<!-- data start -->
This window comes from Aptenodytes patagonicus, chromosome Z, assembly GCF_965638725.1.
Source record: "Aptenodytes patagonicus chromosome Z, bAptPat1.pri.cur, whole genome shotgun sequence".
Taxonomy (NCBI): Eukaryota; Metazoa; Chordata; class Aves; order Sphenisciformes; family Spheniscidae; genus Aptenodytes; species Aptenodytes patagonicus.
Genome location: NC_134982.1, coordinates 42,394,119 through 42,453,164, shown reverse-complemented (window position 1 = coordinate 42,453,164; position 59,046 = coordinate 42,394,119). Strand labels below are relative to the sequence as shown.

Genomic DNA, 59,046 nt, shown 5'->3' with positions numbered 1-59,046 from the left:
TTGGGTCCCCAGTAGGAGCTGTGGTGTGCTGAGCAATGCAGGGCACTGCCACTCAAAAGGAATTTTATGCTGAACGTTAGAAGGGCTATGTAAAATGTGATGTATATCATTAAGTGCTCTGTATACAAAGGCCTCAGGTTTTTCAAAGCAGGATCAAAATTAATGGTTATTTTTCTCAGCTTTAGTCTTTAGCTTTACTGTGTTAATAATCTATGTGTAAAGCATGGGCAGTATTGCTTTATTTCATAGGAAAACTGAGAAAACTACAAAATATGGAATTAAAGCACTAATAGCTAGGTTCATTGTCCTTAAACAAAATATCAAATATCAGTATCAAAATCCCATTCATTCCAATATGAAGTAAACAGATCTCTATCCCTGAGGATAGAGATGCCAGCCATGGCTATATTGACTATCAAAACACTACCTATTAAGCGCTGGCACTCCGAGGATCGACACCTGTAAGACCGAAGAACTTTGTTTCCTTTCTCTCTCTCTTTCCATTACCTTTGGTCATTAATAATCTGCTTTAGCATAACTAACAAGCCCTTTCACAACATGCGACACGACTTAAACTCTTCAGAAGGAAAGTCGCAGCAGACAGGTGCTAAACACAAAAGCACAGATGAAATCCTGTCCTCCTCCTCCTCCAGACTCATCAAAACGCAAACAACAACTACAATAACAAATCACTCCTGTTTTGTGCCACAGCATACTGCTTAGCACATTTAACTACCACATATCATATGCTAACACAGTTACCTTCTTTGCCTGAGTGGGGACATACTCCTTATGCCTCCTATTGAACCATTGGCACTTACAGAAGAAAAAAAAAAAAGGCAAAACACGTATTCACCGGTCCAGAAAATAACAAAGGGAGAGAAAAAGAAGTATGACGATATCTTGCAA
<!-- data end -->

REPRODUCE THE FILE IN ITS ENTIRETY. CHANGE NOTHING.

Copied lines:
This window comes from Aptenodytes patagonicus, chromosome Z, assembly GCF_965638725.1.
Source record: "Aptenodytes patagonicus chromosome Z, bAptPat1.pri.cur, whole genome shotgun sequence".
Taxonomy (NCBI): Eukaryota; Metazoa; Chordata; class Aves; order Sphenisciformes; family Spheniscidae; genus Aptenodytes; species Aptenodytes patagonicus.
Genome location: NC_134982.1, coordinates 42,394,119 through 42,453,164, shown reverse-complemented (window position 1 = coordinate 42,453,164; position 59,046 = coordinate 42,394,119). Strand labels below are relative to the sequence as shown.

Genomic DNA, 59,046 nt, shown 5'->3' with positions numbered 1-59,046 from the left:
TTGGGTCCCCAGTAGGAGCTGTGGTGTGCTGAGCAATGCAGGGCACTGCCACTCAAAAGGAATTTTATGCTGAACGTTAGAAGGGCTATGTAAAATGTGATGTATATCATTAAGTGCTCTGTATACAAAGGCCTCAGGTTTTTCAAAGCAGGATCAAAATTAATGGTTATTTTTCTCAGCTTTAGTCTTTAGCTTTACTGTGTTAATAATCTATGTGTAAAGCATGGGCAGTATTGCTTTATTTCATAGGAAAACTGAGAAAACTACAAAATATGGAATTAAAGCACTAATAGCTAGGTTCATTGTCCTTAAACAAAATATCAAATATCAGTATCAAAATCCCATTCATTCCAATATGAAGTAAACAGATCTCTATCCCTGAGGATAGAGATGCCAGCCATGGCTATATTGACTATCAAAACACTACCTATTAAGCGCTGGCACTCCGAGGATCGACACCTGTAAGACCGAAGAACTTTGTTTCCTTTCTCTCTCTCTTTCCATTACCTTTGGTCATTAATAATCTGCTTTAGCATAACTAACAAGCCCTTTCACAACATGCGACACGACTTAAACTCTTCAGAAGGAAAGTCGCAGCAGACAGGTGCTAAACACAAAAGCACAGATGAAATCCTGTCCTCCTCCTCCTCCAGACTCATCAAAACGCAAACAACAACTACAATAACAAATCACTCCTGTTTTGTGCCACAGCATACTGCTTAGCACATTTAACTACCACATATCATATGCTAACACAGTTACCTTCTTTGCCTGAGTGGGGACATACTCCTTATGCCTCCTATTGAACCATTGGCACTTACAGAAGAAAAAAAAAAAAGGCAAAACACGTATTCACCGGTCCAGAAAATAACAAAGGGAGAGAAAAAGAAGTATGACGATATCTTGCAA